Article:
When growing tomatoes, two of the most common threats to your plants are early and late blight. These terms sound vague, don’t they? After all, at its heart, a blight is merely something that spoils something.
Early blight spoils your tomatoes early in the season, while late blight spoils them later in the season. Simple!
Of course, it’s much more complex than it sounds. In tomato plants, early and late blight are fungal diseases that affect tomatoes in humid conditions. Both blights can be devastating to your tomato harvest, but early blight is much less destructive and easier to manage than late blight.
Let’s take a look at both these blights to protect your tomatoes from both of these deadly pathogens.
What are the Differences Between Early & Late Blight?
One blight comes early and the other comes late, of course, but what are the real differences between these two tomato diseases? Early and late tomato blights are actually caused by different fungi and they impact plants at different points in the growth cycle.
They cause similar symptoms, but since the fruit hasn’t fully formed when early blight attacks, you notice it on the leaves first.
Let’s dive into the specifics of each.
Tomato early blight is caused by the fungus can be caused by two, very similar fungi: Alternaria tomaphilia and A. solani. It’s one of the most common tomato diseases. In fact, it’s rare to have a tomato season go by without seeing a few signs of early blight.
Both A. tomaphilia and A. solani can affect other members of the nightshade family as well as tomatoes. That means your potatoes, peppers, and eggplants are at risk. If you’ve planted the nightshade vegetables in close proximity, early blight can spread quickly from plant to plant.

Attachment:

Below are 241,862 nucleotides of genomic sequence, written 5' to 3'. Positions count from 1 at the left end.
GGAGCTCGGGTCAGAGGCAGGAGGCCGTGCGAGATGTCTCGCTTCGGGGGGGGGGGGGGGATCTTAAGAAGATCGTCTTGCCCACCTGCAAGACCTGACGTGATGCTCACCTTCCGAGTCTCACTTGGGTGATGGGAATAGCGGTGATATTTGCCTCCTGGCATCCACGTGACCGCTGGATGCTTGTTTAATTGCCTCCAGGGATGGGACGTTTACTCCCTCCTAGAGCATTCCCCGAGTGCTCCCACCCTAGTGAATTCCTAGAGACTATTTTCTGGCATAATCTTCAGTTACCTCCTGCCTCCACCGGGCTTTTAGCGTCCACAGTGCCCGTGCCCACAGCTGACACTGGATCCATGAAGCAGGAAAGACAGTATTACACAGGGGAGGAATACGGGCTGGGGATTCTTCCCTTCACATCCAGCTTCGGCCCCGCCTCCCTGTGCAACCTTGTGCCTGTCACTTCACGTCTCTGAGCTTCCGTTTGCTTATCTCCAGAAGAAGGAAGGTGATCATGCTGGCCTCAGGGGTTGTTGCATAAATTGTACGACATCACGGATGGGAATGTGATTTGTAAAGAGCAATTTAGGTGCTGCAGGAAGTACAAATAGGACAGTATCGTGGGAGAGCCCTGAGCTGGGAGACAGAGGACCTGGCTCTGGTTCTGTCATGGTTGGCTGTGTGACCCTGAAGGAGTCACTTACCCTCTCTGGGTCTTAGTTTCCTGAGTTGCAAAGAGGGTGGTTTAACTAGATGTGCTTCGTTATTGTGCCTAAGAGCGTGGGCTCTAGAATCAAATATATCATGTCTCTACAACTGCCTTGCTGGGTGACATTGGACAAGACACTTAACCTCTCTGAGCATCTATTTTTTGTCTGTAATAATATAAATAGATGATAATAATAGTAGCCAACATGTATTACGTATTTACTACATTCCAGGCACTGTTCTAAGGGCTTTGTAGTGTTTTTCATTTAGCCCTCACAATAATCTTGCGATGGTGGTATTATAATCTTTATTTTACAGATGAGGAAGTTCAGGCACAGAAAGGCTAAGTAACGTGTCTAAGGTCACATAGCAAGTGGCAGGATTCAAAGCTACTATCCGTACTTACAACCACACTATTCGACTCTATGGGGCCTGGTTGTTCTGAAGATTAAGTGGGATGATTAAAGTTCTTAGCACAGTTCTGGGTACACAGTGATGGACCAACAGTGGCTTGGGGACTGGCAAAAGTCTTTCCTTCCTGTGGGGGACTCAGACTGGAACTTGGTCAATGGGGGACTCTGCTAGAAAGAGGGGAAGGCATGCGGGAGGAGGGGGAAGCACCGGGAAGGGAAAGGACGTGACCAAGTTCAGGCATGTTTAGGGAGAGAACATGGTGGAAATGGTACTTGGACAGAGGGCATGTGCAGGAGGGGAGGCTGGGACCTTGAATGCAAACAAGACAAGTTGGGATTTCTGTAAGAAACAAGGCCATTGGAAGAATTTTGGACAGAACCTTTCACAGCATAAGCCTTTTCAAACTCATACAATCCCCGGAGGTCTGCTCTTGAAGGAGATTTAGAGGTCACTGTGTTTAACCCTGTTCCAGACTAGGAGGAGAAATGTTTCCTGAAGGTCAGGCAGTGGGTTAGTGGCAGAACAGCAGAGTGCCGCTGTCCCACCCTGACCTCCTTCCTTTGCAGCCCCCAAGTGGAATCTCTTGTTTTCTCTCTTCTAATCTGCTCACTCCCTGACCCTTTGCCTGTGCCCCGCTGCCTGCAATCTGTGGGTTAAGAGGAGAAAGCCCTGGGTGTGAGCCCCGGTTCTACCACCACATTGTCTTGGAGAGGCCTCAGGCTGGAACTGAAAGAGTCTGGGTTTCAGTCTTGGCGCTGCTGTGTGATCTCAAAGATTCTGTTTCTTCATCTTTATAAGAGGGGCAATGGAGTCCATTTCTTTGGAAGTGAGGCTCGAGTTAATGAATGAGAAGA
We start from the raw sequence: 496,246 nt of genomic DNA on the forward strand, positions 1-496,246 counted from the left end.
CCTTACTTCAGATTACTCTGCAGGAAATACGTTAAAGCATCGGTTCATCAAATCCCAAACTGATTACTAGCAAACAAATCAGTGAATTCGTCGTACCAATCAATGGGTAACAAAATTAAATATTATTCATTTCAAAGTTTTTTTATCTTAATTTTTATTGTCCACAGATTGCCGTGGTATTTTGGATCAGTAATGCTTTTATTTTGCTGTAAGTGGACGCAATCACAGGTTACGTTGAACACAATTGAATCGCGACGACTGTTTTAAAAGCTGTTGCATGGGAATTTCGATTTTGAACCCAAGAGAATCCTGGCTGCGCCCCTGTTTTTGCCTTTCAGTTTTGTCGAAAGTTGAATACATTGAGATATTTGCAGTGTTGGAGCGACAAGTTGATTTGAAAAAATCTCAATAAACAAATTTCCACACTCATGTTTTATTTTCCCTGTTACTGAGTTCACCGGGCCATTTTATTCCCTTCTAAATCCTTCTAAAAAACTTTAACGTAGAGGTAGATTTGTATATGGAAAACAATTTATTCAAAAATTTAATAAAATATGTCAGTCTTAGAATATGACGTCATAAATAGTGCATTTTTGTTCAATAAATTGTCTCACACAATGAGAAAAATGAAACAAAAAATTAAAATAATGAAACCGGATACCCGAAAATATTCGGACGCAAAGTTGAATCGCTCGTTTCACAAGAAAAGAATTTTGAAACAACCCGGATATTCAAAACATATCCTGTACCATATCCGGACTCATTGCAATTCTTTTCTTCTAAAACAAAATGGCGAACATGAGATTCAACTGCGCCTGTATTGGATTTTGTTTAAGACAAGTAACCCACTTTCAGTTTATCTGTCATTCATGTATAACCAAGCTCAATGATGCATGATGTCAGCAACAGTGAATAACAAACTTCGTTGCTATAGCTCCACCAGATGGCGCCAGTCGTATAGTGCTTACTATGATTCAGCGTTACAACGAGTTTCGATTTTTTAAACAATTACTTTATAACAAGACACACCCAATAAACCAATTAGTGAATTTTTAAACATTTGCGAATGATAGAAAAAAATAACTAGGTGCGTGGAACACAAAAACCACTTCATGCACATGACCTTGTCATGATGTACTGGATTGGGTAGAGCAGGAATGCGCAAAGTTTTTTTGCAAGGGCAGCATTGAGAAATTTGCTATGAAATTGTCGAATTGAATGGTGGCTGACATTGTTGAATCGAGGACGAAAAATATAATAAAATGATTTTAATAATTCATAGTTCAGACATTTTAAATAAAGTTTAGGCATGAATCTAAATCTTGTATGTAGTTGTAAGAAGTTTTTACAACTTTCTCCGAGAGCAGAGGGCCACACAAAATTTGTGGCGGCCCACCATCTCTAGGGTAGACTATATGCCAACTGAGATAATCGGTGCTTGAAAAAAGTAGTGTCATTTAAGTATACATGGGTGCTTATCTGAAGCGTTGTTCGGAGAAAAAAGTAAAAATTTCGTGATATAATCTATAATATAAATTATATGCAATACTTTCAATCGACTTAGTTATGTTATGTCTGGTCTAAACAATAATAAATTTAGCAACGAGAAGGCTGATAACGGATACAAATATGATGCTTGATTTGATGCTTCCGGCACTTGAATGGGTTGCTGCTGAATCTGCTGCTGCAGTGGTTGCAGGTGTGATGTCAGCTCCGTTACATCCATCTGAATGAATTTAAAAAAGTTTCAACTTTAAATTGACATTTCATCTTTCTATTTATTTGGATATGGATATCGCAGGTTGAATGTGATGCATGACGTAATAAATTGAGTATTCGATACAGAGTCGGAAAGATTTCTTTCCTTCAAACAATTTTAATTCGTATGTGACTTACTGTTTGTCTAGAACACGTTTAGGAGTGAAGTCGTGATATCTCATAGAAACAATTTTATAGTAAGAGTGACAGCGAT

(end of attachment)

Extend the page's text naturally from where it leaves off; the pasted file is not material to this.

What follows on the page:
The Right Environment for Early Blight
Both blights affect tomatoes in humid weather. But early blight thrives in hot, humid temperatures. When the weather is 80F or above, humid, rainy, and damp, early blight comes out to play.
This is especially true early in the growing season. Young tomato plants are less hardy, and are using their energy to grow big and strong.
In most summer seasons, a patch of hot, humid weather rolls in. Sometimes it’s very hot and very humid, but other times it’s just moderately hot with a little bit of humidity. As long as the relative humidity is over 31%, early blight can start affecting your plants.
Signs of Early Blight
The first signs of early blight appear at the base of the plant. Take a close look at the lower stem of your tomatoes. In blighted tomato plants, you’ll see roundish, brown spots on the stem and lower leaves. Those brown spots will gradually expand into lesions. Eventually, the lesions will develop yellowish edges and darker interior rings.
If environmental conditions don’t change, or you don’t work to stop the spread of early blight, eventually the lesions will spread across the leaf – rotting it away completely. Or it may spread through the stem, killing the tomato plant.
When fruit is affected by early blight, the rot usually begins at the base of the stem. Then it spreads onto the fruit itself. The spots that form on the tomatoes themselves are often dark brown or black, and sunken, like pock-marks on the top of the fruit.
Early blight tends to be most destructive to the leaves of your tomato plants. A bad case of early blight can lead to leafless tomato plants and sun-scorched fruit.
While it’s not likely to kill your plants outright, early blight can turn a promising tomato season into a summer of disappointment. Even a mild case of early blight can reduce the quality and quantity of your tomato harvest as plants focus on repairing the damage instead of putting out fruit.
Late blight is the boogeyman of tomato growers everywhere. This fungus has a “take no prisoners” approach to nightshade plants. In fact, Late blight, caused by the oomycete (also known as a water mold) Phytophthora infestans, caused the infamous potato famine of the 1850s in Ireland.
When this blight attacks, it strikes hard and fast. In the right conditions, late blight can wipe out your entire crop of tomatoes in days. It’s an overwhelming disease that can be absolutely devastating when it occurs.
The Right Environment for Late Blight
Fortunately, late blight is much less common than its early counterpoint. Unlike early blight, late blight’s environment is very specific. Late blight thrives between 60-80°F, with the spores proliferating best at around 70°F.
Like early blight, late blight needs humidity to proliferate. But, while early blight can spread whenever humidity levels are between 31% and 91%, late blight needs total saturation. Late blight wants rainy, water-soaked leaves, damp air, and water droplets everywhere.